By Roy Ramthun, “Mr. HSA”, HSA Consulting Services, LLC, CMT Contributor
AUGUST 23, 2013 – The Affordable Care Act did not eliminate HSAs as many had feared. The HSA bank accounts themselves were only impacted in a minor way. However, larger changes have been made to health insurance plans, including “high deductible health plans” (HDHPs) that make people eligible for HSAs. In some cases, the impact of the ACA will be very positive for HSAs. In other cases, the effects of the ACA will not be known until more information is available about the plans offered through the state health insurance exchanges.
Regarding the HSA bank accounts, the ACA only made two relatively minor changes. First, funds withdrawn for non-medical purposes are assessed a 20 percent penalty plus income tax. Prior to the ACA, the tax penalty was only 10 percent. The second change requires a prescription from a physician for reimbursement of over-the-counter (OTC) drugs. However, other OTC products (e.g., bandages, medical wraps, etc.) still do not require a prescription.
On the insurance side, the ACA is making numerous changes to health insurance plans, including HDHPs. Two features of HDHPs that will be applied to all insurance plans include: (1) first-dollar coverage of preventive care (no copays or deductibles can apply), and (2) annual limits on out-of-pocket expenses. These two features have been a part of the HSA design since their inception.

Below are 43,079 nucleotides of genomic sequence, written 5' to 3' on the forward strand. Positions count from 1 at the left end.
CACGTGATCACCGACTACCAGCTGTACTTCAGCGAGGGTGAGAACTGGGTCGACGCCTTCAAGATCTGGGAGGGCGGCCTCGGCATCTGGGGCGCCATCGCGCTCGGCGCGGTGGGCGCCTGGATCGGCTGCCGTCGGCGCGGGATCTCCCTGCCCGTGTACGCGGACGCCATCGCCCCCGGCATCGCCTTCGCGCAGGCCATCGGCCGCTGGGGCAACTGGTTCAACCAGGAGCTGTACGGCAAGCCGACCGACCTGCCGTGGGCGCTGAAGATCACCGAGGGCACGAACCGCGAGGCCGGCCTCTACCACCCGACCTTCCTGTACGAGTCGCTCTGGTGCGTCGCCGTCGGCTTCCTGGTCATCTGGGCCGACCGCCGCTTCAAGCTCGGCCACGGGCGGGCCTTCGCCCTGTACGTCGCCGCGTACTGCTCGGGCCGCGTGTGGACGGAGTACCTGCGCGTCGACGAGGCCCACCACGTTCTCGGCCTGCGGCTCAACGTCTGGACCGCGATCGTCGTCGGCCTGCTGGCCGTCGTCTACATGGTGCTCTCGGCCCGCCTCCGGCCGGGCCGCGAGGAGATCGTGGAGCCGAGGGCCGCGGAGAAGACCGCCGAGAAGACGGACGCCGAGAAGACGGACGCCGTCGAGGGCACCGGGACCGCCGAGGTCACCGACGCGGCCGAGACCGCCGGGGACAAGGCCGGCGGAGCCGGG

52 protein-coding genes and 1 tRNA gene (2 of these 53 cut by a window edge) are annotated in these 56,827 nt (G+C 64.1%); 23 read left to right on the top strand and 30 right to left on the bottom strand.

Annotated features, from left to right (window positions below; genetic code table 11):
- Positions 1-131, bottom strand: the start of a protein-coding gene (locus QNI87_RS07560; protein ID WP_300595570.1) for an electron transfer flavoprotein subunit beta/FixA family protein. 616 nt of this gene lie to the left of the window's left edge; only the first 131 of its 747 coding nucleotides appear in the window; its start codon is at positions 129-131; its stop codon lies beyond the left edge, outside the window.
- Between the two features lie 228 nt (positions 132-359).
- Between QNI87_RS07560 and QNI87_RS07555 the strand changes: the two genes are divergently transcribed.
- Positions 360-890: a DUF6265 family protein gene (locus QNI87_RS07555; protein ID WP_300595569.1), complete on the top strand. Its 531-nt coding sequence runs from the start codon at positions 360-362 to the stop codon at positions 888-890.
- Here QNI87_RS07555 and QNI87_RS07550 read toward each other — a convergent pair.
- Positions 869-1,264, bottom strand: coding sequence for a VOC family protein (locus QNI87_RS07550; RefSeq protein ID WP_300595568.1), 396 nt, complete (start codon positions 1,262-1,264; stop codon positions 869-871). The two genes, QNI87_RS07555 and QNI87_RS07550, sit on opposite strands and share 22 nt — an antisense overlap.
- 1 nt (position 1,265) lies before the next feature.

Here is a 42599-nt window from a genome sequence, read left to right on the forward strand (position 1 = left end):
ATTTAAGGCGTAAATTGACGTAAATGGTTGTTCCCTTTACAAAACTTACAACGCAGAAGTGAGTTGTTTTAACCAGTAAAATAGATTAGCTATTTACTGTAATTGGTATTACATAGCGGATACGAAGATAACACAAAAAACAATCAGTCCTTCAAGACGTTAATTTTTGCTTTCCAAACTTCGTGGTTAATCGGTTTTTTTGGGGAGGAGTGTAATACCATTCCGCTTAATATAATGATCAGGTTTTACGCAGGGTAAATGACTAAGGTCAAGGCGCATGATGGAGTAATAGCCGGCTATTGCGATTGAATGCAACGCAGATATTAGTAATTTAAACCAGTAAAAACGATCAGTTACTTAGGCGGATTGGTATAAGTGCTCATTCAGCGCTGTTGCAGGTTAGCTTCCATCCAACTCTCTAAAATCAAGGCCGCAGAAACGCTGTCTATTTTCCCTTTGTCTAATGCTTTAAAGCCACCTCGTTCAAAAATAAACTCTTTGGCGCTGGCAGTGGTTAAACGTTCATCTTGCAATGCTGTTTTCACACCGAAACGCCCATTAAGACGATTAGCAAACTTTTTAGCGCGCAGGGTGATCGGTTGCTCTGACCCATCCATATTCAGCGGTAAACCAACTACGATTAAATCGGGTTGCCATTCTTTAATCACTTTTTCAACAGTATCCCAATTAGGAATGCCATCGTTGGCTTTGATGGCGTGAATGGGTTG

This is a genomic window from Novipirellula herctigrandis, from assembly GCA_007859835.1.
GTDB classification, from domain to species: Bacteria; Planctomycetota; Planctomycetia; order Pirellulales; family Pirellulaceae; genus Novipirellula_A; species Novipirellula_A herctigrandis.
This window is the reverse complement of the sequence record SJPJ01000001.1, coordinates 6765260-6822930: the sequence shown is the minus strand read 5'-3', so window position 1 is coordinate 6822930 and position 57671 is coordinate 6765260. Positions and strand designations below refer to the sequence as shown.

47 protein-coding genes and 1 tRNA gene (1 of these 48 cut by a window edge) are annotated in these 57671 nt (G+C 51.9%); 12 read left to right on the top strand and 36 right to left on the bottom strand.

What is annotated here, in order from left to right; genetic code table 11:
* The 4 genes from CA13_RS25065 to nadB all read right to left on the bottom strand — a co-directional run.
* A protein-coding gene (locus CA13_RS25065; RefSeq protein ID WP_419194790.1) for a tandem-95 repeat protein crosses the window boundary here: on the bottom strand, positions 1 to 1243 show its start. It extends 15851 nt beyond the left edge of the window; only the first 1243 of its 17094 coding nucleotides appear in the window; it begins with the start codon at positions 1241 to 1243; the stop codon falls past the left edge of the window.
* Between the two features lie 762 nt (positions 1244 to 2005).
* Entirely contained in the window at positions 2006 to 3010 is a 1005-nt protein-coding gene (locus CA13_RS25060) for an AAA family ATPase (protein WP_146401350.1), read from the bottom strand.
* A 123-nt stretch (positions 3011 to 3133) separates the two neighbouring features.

The most significant change brought by the ACA requires all insurance plan designs to cover, on average, 60 percent of the cost of benefits covered by the plan. Fortunately, even the highest deductible HSA-qualified plans can meet this standard. This means that HSA plans may be offered in each state health insurance exchange. However, very little information is yet available on the plans that will be offered in each state and their corresponding premiums. Assuming HSA plans are available and are affordable, many consumers may enroll in these plans, especially when the income-based premium subsidies and the requirement to purchase insurance are considered.
But for larger employers who will continue provide coverage outside of the state insurance exchanges, HSAs provide the most affordable option to avoid the “Cadillac plan tax” coming in 2018. Many employers were already switching to HSA plans before the ACA, but now the adoption has accelerated so employers can avoid paying a 40 percent excise tax on the value of employee benefits above the specified amounts for the tax.
Although the ACA did not focus on HSAs and their continued adoption, there are a variety of factors which could lead to robust growth, as described above. This could be one bright spot in the ACA which could help increase insurance coverage while helping keep rising costs under control. For example, the RAND Corporation said in 2012 that our nation could save almost $74 billion per year if half of our workers were enrolled in HSA-qualified plans. That is definitely worth pursuing!